From George Clinton
New York 22d June 1793.
I have the Honor to transmit (inclosed) a Letter addressed to me by the Consul of the French Republic at this Place dated the 18th Instant, remonstrating against the Continuance in this Harbour of the Brig Swallow a British Letter of Marque, as inconsistent with the Treaty subsisting between the United States and his Nation.1 I also inclose for your Excellency’s Information on this Subject a Copy of the Report made to me of the Arrival of the said Brig,2 and am with the highest Respect Your Most Obedient Servant
ALS, DLC: Jefferson Papers; LB, N-Ar: Papers of George Clinton.
1. In his letter to Clinton of 18 June 1793, Alexandre Maurice d’Hauterive protested that the British privateer Swallow was not a distressed vessel as claimed, and therefore it was not entitled to stay in an American port under the terms of Articles 17 and 22 of the 1778 Treaty of Amity and Commerce between the United States and France (DLC: Jefferson Papers; see also Miller, Treaties description begins Hunter Miller, ed. Treaties and Other International Acts of the United States of America. Vol. 2, 1776-1818. Washington, D.C., 1931. description ends , 3–34).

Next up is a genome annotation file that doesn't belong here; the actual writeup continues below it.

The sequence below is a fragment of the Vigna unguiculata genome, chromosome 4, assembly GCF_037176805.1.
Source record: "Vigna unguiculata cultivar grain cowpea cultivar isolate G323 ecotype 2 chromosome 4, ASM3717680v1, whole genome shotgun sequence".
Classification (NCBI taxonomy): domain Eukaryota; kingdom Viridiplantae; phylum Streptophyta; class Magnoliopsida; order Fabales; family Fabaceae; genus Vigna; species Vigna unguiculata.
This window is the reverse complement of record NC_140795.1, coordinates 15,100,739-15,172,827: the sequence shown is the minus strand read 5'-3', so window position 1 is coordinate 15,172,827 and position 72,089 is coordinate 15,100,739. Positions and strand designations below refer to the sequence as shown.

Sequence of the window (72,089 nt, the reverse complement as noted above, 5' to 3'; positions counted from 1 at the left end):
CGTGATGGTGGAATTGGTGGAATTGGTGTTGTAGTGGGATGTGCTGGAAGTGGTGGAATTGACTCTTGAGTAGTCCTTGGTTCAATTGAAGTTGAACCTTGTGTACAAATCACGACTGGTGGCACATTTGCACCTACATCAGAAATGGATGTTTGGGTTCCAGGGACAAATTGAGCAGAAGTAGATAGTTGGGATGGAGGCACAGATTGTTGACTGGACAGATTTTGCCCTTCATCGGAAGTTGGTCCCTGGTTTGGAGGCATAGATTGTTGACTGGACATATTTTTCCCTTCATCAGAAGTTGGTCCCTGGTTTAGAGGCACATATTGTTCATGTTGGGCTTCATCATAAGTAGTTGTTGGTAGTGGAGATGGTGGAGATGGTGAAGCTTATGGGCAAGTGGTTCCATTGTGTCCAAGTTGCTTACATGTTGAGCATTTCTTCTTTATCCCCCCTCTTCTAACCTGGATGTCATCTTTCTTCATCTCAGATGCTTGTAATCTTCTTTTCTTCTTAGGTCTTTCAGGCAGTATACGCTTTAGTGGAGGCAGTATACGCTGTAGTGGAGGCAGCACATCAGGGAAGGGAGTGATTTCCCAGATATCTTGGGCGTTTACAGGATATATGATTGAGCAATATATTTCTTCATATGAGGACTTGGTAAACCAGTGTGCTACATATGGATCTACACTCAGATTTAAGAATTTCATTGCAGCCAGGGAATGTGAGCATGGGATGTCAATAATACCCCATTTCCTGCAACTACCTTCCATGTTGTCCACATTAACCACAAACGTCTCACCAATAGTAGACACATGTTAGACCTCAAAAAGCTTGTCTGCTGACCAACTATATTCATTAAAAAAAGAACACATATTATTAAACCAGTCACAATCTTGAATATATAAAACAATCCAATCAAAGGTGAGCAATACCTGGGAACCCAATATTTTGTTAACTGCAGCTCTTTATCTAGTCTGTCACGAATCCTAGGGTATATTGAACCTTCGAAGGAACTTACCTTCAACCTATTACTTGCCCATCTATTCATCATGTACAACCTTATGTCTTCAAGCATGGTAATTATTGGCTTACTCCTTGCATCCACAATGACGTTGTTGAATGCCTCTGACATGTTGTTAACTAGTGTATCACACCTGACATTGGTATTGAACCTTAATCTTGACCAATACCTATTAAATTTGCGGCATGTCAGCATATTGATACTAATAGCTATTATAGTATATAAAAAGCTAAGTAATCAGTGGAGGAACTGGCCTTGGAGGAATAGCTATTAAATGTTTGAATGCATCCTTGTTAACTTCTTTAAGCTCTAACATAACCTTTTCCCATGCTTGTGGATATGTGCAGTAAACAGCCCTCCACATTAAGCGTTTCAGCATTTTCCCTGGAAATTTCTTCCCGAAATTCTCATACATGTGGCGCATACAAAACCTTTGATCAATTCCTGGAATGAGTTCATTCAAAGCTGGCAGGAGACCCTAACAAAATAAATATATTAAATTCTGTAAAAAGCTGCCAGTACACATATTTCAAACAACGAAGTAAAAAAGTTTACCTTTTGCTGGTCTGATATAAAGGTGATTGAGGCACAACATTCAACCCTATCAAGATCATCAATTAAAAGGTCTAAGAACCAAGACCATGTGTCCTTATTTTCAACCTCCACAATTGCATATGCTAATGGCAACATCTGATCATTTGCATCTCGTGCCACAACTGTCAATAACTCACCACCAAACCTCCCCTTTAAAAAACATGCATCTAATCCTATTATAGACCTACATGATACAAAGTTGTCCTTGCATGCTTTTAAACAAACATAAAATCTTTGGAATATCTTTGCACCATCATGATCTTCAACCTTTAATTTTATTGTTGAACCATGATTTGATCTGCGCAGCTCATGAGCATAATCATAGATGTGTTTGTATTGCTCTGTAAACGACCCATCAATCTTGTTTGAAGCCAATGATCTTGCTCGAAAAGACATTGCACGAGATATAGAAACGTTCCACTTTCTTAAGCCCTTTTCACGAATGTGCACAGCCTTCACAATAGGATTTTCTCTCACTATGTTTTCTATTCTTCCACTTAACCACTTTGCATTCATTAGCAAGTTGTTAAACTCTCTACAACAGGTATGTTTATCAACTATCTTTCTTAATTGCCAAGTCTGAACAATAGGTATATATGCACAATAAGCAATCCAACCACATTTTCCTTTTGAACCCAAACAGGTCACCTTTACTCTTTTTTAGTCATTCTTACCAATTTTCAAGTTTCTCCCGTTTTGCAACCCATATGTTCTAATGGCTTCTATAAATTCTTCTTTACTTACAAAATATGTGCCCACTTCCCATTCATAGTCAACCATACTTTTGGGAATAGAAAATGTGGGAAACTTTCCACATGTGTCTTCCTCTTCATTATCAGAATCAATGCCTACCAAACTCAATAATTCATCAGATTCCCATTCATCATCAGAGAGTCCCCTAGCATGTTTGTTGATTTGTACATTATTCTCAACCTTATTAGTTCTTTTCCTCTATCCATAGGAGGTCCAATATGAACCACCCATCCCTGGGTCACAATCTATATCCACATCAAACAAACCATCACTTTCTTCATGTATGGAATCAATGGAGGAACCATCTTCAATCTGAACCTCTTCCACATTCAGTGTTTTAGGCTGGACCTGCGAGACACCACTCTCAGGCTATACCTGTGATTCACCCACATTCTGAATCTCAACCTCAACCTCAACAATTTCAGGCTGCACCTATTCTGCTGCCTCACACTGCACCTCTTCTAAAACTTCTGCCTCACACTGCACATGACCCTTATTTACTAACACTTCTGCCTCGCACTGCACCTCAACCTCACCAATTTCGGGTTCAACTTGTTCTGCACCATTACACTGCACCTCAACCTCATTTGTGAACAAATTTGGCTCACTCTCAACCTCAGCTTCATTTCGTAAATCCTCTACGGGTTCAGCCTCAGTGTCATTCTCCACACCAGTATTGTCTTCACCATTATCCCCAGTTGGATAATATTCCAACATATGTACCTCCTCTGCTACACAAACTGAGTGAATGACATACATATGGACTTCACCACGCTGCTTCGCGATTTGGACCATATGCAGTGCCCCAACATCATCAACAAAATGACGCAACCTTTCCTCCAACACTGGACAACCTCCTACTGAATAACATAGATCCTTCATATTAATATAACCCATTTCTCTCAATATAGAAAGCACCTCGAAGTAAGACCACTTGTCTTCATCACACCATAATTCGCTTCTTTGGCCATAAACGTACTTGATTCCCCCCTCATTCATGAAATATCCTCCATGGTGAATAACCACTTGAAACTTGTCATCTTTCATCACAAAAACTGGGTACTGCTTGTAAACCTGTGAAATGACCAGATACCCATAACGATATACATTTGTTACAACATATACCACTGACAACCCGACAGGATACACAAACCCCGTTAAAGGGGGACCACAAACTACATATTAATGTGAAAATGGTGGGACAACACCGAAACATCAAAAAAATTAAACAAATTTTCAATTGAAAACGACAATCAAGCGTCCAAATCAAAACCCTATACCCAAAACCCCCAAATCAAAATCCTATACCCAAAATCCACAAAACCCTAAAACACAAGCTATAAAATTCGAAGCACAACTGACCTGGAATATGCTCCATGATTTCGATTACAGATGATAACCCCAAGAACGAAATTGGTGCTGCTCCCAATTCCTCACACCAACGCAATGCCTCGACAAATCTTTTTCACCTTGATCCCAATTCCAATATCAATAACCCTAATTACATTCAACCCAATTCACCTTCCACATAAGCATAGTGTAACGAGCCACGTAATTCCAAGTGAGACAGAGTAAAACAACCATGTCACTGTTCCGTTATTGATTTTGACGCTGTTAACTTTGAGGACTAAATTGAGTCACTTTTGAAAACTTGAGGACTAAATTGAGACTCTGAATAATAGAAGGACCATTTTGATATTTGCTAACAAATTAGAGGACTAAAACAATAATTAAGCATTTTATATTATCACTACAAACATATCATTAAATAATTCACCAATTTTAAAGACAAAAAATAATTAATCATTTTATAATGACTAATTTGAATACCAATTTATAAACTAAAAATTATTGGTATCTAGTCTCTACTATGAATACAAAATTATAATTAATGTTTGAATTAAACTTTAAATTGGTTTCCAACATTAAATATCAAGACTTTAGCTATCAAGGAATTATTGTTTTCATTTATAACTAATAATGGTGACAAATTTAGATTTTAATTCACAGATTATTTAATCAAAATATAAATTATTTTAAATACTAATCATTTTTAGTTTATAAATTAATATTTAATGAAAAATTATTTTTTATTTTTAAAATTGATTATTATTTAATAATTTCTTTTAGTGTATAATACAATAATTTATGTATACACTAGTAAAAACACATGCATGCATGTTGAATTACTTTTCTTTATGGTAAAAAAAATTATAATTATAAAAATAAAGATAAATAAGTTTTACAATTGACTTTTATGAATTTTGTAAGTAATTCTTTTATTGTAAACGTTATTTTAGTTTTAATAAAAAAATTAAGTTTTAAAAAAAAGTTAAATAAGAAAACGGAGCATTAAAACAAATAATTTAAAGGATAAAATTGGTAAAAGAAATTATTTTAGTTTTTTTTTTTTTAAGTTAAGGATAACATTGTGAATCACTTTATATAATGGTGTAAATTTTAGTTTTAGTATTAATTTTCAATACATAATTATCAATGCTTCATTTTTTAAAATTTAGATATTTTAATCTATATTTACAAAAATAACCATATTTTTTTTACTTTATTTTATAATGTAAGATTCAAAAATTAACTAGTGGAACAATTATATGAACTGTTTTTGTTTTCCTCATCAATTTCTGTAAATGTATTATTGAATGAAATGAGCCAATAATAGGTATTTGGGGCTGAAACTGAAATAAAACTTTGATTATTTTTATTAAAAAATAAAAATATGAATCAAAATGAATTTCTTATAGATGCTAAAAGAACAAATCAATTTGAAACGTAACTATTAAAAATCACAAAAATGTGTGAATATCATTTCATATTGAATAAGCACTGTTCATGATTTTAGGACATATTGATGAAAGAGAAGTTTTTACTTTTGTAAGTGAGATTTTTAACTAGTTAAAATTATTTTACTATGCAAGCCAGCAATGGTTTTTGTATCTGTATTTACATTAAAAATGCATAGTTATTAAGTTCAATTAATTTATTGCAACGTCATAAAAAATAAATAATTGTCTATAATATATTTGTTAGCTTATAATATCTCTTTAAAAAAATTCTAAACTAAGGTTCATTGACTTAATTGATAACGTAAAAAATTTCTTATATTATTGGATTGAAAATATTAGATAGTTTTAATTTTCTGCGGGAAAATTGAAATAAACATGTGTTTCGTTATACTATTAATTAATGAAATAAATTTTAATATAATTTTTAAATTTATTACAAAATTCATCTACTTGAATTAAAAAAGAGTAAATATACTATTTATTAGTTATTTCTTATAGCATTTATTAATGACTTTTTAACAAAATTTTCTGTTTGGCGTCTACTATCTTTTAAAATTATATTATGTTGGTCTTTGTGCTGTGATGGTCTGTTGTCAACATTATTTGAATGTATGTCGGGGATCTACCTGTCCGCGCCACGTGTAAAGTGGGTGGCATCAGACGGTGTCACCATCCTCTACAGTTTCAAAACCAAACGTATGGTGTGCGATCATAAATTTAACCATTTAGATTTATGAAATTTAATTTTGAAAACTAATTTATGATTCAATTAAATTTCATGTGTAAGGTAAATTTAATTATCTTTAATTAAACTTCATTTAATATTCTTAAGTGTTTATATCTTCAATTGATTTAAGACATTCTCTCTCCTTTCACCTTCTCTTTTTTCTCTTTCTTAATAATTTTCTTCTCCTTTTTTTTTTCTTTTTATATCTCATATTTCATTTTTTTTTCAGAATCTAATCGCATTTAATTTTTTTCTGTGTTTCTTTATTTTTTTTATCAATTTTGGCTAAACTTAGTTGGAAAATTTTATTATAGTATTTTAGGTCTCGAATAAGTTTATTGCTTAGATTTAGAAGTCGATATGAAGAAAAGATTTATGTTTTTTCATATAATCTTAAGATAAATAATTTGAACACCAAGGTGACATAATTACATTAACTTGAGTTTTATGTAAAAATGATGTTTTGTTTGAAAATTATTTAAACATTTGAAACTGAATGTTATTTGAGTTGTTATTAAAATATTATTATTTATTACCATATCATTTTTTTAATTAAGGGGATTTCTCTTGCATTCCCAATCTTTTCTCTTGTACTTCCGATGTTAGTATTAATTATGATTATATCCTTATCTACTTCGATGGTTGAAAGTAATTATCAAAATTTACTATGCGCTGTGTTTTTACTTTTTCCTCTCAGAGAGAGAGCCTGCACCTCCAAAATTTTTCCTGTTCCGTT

2. According to the copy of New York City merchant Theophylact Bache’s letter to Clinton of 23 May 1793, the Swallow was commanded by Ambrose Lyon and had “Eight Carriage Guns and navigated with twenty two Men” (DLC: Jefferson Papers). GW received Clinton’s letter on 30 June 1793 while at Mount Vernon (JPP description begins Dorothy Twohig, ed. The Journal of the Proceedings of the President, 1793–1797. Charlottesville, Va., 1981. description ends , 189). He then sent this letter and its enclosures with his letter to Thomas Jefferson of 30 June 1793.